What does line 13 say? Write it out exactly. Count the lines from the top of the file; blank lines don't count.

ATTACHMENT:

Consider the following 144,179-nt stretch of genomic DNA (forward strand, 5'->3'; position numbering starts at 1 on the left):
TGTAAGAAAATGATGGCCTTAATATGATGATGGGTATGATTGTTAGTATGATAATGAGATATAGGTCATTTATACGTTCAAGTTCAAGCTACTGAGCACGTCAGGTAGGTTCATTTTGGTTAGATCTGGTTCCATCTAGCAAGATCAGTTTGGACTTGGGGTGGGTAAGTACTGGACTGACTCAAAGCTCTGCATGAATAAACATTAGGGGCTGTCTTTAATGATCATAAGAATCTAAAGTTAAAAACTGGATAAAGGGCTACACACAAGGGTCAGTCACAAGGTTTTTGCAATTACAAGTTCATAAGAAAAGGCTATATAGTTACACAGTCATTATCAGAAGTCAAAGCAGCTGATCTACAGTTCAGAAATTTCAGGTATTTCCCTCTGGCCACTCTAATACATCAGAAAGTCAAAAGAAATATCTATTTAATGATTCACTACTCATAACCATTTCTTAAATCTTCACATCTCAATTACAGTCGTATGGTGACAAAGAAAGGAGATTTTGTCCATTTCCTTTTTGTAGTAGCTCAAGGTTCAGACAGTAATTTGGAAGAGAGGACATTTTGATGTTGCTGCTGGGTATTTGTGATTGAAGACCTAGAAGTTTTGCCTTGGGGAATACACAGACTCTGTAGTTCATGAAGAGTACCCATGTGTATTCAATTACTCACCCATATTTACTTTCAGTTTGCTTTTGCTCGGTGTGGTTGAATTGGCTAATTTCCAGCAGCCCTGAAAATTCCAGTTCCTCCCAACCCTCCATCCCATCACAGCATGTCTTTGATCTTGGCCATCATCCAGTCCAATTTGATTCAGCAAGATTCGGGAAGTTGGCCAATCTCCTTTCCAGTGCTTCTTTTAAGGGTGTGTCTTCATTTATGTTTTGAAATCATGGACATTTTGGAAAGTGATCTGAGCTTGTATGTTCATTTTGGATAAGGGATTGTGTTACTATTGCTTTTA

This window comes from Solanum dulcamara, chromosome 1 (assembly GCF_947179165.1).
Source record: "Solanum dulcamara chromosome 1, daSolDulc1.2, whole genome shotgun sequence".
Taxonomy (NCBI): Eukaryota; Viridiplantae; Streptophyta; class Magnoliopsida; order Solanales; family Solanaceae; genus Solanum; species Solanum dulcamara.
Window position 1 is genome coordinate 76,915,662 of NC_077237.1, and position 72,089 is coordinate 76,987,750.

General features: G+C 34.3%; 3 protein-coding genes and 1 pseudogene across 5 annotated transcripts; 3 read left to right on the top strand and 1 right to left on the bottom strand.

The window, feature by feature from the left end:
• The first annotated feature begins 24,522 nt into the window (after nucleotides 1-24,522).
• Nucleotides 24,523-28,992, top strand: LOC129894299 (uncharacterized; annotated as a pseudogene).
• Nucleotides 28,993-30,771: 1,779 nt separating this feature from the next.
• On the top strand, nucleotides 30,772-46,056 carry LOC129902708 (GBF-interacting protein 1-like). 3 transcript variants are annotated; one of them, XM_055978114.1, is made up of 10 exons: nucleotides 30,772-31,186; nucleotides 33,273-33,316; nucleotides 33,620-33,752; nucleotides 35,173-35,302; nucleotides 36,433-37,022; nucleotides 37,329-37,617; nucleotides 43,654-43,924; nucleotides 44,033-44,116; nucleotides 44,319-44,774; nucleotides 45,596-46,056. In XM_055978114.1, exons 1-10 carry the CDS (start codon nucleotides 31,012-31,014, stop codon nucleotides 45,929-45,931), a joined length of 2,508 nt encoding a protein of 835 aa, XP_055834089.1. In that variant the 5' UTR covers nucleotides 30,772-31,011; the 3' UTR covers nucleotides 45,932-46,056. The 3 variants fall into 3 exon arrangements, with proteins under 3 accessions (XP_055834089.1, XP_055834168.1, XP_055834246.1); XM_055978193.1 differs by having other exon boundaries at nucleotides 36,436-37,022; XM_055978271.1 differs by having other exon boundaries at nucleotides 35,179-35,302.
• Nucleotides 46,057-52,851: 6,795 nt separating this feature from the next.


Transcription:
• Nucleotides 46,057-52,851: 6,795 nt separating this feature from the next.